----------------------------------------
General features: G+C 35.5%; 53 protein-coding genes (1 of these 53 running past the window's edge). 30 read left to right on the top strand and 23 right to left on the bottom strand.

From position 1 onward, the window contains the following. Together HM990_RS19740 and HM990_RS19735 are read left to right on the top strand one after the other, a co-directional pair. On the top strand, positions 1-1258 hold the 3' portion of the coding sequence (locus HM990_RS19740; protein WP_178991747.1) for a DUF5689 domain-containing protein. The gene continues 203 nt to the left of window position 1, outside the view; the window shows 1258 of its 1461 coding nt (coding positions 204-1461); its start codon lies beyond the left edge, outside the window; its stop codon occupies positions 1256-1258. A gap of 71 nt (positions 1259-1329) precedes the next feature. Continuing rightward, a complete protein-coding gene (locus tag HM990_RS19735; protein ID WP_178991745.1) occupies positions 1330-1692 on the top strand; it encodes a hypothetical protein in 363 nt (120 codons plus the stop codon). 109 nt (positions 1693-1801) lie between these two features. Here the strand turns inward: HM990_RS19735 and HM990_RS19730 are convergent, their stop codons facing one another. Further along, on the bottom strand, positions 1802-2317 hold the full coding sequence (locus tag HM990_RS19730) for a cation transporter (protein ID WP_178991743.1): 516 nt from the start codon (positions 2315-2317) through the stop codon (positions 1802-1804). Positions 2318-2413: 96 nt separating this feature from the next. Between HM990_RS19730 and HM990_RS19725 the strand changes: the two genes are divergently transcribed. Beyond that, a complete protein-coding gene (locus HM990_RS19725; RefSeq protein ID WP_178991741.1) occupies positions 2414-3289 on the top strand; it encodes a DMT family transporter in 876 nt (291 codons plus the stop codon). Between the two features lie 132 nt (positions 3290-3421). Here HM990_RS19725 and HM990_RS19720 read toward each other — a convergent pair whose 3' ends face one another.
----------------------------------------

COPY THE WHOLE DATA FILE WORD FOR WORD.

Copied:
General features: G+C 35.5%; 53 protein-coding genes (1 of these 53 running past the window's edge). 30 read left to right on the top strand and 23 right to left on the bottom strand.

From position 1 onward, the window contains the following. Together HM990_RS19740 and HM990_RS19735 are read left to right on the top strand one after the other, a co-directional pair. On the top strand, positions 1-1258 hold the 3' portion of the coding sequence (locus HM990_RS19740; protein WP_178991747.1) for a DUF5689 domain-containing protein. The gene continues 203 nt to the left of window position 1, outside the view; the window shows 1258 of its 1461 coding nt (coding positions 204-1461); its start codon lies beyond the left edge, outside the window; its stop codon occupies positions 1256-1258. A gap of 71 nt (positions 1259-1329) precedes the next feature. Continuing rightward, a complete protein-coding gene (locus tag HM990_RS19735; protein ID WP_178991745.1) occupies positions 1330-1692 on the top strand; it encodes a hypothetical protein in 363 nt (120 codons plus the stop codon). 109 nt (positions 1693-1801) lie between these two features. Here the strand turns inward: HM990_RS19735 and HM990_RS19730 are convergent, their stop codons facing one another. Further along, on the bottom strand, positions 1802-2317 hold the full coding sequence (locus tag HM990_RS19730) for a cation transporter (protein ID WP_178991743.1): 516 nt from the start codon (positions 2315-2317) through the stop codon (positions 1802-1804). Positions 2318-2413: 96 nt separating this feature from the next. Between HM990_RS19730 and HM990_RS19725 the strand changes: the two genes are divergently transcribed. Beyond that, a complete protein-coding gene (locus HM990_RS19725; RefSeq protein ID WP_178991741.1) occupies positions 2414-3289 on the top strand; it encodes a DMT family transporter in 876 nt (291 codons plus the stop codon). Between the two features lie 132 nt (positions 3290-3421). Here HM990_RS19725 and HM990_RS19720 read toward each other — a convergent pair whose 3' ends face one another.